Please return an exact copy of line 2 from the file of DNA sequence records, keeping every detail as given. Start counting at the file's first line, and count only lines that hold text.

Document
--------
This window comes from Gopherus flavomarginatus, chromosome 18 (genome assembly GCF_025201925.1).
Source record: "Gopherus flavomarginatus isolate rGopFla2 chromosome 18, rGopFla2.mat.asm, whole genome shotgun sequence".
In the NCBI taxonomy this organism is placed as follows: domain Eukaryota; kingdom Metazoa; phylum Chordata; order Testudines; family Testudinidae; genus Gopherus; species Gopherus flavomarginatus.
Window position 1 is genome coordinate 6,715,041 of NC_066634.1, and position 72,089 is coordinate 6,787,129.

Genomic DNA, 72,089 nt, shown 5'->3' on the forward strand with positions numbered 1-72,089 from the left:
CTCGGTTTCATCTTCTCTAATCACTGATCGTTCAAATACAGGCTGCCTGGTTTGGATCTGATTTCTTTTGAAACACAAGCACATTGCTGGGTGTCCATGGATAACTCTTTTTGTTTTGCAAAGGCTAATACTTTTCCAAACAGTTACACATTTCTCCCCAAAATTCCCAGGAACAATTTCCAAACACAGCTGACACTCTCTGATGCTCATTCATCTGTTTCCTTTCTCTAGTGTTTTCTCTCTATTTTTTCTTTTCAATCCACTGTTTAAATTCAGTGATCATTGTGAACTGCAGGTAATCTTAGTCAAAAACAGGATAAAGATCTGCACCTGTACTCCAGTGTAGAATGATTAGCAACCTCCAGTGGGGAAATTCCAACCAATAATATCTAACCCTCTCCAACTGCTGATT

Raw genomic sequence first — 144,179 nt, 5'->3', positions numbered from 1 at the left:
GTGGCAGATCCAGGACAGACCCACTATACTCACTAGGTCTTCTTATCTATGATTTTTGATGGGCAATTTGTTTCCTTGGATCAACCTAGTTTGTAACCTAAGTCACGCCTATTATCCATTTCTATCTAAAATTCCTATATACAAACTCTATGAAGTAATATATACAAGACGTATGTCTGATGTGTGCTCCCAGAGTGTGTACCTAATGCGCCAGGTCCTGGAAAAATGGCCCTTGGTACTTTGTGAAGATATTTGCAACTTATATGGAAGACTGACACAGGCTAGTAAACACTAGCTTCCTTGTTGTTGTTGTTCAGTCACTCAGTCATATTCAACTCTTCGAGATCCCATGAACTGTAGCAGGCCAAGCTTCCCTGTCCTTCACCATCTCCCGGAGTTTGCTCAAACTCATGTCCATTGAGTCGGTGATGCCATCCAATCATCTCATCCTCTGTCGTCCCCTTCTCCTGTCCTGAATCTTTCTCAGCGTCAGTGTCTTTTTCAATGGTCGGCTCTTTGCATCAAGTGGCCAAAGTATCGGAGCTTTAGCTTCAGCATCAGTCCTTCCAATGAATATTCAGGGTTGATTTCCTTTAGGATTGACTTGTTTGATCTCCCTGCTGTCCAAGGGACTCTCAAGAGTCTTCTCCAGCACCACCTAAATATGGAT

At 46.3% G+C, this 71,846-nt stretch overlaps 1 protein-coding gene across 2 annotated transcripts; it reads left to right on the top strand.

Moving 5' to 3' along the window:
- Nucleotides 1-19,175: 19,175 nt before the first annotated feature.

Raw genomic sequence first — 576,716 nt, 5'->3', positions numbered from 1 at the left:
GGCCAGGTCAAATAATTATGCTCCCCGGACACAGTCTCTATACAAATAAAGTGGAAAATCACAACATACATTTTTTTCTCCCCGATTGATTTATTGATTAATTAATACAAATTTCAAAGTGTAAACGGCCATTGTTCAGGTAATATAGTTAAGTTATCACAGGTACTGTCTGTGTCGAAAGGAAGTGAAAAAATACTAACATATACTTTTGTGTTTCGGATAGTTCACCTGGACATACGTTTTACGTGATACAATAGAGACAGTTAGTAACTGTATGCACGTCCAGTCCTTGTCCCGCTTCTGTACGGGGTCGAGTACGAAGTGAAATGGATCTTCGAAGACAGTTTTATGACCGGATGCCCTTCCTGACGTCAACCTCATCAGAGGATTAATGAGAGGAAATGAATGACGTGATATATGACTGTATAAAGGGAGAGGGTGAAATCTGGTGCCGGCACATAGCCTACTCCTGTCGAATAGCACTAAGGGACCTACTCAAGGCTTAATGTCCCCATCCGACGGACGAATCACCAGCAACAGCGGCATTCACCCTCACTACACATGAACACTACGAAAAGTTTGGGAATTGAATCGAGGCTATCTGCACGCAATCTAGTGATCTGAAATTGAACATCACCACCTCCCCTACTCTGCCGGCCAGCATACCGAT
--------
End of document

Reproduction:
Source record: "Gopherus flavomarginatus isolate rGopFla2 chromosome 18, rGopFla2.mat.asm, whole genome shotgun sequence".